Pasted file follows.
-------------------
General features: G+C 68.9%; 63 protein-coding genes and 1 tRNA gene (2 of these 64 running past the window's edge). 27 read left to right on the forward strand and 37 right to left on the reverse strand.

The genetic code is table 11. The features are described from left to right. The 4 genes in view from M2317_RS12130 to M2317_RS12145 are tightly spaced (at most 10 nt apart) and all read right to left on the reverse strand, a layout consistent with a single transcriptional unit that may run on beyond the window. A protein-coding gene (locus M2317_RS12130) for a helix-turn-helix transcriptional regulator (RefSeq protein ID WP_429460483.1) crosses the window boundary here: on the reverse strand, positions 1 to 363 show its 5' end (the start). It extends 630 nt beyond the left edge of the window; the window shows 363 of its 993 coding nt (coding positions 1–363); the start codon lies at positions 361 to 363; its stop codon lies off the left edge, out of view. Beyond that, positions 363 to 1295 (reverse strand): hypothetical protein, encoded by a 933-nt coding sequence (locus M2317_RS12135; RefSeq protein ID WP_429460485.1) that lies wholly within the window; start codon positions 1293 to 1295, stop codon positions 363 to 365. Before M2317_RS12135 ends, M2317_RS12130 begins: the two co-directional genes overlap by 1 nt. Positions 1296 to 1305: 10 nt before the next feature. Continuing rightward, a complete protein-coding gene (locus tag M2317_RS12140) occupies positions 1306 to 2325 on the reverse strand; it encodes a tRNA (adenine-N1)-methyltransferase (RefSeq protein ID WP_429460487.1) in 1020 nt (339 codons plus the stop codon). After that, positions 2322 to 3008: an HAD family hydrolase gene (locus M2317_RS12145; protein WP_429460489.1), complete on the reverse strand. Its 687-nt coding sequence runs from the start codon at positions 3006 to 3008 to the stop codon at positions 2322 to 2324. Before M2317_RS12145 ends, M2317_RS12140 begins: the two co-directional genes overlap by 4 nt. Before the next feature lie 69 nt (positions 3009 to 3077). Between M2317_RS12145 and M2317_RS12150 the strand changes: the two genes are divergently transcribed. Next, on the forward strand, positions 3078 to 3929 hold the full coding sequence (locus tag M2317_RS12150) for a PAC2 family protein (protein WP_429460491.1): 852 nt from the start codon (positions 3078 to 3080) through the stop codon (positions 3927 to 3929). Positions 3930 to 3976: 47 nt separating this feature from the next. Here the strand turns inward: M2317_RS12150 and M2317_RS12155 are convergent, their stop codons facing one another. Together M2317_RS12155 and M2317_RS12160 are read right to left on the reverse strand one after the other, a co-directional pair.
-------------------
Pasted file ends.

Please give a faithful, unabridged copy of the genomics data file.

General features: G+C 68.9%; 63 protein-coding genes and 1 tRNA gene (2 of these 64 running past the window's edge). 27 read left to right on the forward strand and 37 right to left on the reverse strand.

The genetic code is table 11. The features are described from left to right. The 4 genes in view from M2317_RS12130 to M2317_RS12145 are tightly spaced (at most 10 nt apart) and all read right to left on the reverse strand, a layout consistent with a single transcriptional unit that may run on beyond the window. A protein-coding gene (locus M2317_RS12130) for a helix-turn-helix transcriptional regulator (RefSeq protein ID WP_429460483.1) crosses the window boundary here: on the reverse strand, positions 1 to 363 show its 5' end (the start). It extends 630 nt beyond the left edge of the window; the window shows 363 of its 993 coding nt (coding positions 1–363); the start codon lies at positions 361 to 363; its stop codon lies off the left edge, out of view. Beyond that, positions 363 to 1295 (reverse strand): hypothetical protein, encoded by a 933-nt coding sequence (locus M2317_RS12135; RefSeq protein ID WP_429460485.1) that lies wholly within the window; start codon positions 1293 to 1295, stop codon positions 363 to 365. Before M2317_RS12135 ends, M2317_RS12130 begins: the two co-directional genes overlap by 1 nt. Positions 1296 to 1305: 10 nt before the next feature. Continuing rightward, a complete protein-coding gene (locus tag M2317_RS12140) occupies positions 1306 to 2325 on the reverse strand; it encodes a tRNA (adenine-N1)-methyltransferase (RefSeq protein ID WP_429460487.1) in 1020 nt (339 codons plus the stop codon). After that, positions 2322 to 3008: an HAD family hydrolase gene (locus M2317_RS12145; protein WP_429460489.1), complete on the reverse strand. Its 687-nt coding sequence runs from the start codon at positions 3006 to 3008 to the stop codon at positions 2322 to 2324. Before M2317_RS12145 ends, M2317_RS12140 begins: the two co-directional genes overlap by 4 nt. Before the next feature lie 69 nt (positions 3009 to 3077). Between M2317_RS12145 and M2317_RS12150 the strand changes: the two genes are divergently transcribed. Next, on the forward strand, positions 3078 to 3929 hold the full coding sequence (locus tag M2317_RS12150) for a PAC2 family protein (protein WP_429460491.1): 852 nt from the start codon (positions 3078 to 3080) through the stop codon (positions 3927 to 3929). Positions 3930 to 3976: 47 nt separating this feature from the next. Here the strand turns inward: M2317_RS12150 and M2317_RS12155 are convergent, their stop codons facing one another. Together M2317_RS12155 and M2317_RS12160 are read right to left on the reverse strand one after the other, a co-directional pair.